Report Reveals More E-mails To Former Istook Campaign Worker


Saturday, December 9th 2006, 2:58 pm
By: News On 6


OKLAHOMA CITY (AP) A U.S. House Ethics Committee investigation of former Rep. Mark Foley revealed more sexually explicit computer messages to ex-House pages, including one who once worked on former Congressman Ernest Istook's gubernatorial campaign.

The messages were included in transcripts and a report released on Friday that criticized Republicans for not heeding warning signs about Foley's inappropriate behavior with underaged male pages.

In one message to Jordan Edmund, now 21, Foley wrote that he wanted to be intimate with Edmund, but ``I was good ... plus you would have freaked,'' according to transcripts.

Foley, R-Fla., was referring to a 2002 dinner the two had together in California after Edmund, then 17, had completed the page program. They also were alone for a short time in Foley's hotel room.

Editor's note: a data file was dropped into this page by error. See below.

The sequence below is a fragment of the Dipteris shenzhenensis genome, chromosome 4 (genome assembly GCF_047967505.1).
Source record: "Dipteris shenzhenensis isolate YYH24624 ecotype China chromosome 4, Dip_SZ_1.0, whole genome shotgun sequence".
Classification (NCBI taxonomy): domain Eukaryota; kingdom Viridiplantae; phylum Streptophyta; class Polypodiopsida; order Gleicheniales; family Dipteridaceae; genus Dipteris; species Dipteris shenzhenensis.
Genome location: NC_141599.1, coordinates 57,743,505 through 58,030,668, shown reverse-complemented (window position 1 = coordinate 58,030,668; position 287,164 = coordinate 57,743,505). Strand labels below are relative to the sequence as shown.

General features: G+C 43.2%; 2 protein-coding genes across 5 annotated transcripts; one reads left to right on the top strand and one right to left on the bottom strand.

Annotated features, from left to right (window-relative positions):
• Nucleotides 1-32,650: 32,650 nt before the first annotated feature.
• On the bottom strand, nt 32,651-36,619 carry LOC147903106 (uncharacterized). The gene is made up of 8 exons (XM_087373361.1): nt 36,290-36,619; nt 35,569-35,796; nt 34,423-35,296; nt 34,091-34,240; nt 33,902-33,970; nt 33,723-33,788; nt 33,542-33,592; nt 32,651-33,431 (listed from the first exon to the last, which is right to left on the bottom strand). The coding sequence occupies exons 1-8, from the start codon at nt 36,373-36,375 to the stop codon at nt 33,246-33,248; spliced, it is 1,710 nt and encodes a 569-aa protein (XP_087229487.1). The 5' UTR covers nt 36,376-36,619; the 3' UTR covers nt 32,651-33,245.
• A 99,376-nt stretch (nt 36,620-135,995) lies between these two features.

In an April 3, 2003, message to Edmund about the dinner, Foley also allegedly wrote, ``But you may have liked it a lot ... I bet you would have ... you seemed very comfortable ... while we watched'' TV. I was well behaved ... you were too young ... but I had such a huge crush.''

Foley goes on to a detailed discussion of a sexual act he allegedly wanted to perform on the former page, but Edmund ended the exchange by reminding Foley he only had six minutes left to go vote.

Foley resigned September 29th after being confronted about sexually explicit instant messages to former pages. The scandal contributed to Republicans losing control of the House in November's general election.

While the House ethics committee was critical, members reported uncovering no evidence that anyone in the House knew Foley had sent sexually explicit messages to former pages before ABC News reported it.

Several officials knew, though, that he had sent ``inappropriately personal and excessively familiar'' e-mails to a former page from Louisiana asking for photos and about the teenager's birthday.

``Too many exhibited insufficient diligence or willingness to take the steps necessary to ensure that the matter was being appropriately handled,'' the ethics committee reported.

Edmund never spoke to the House ethics committee, his attorney, Stephen Jones, said.

The FBI and the Florida Department of Law Enforcement did interview him.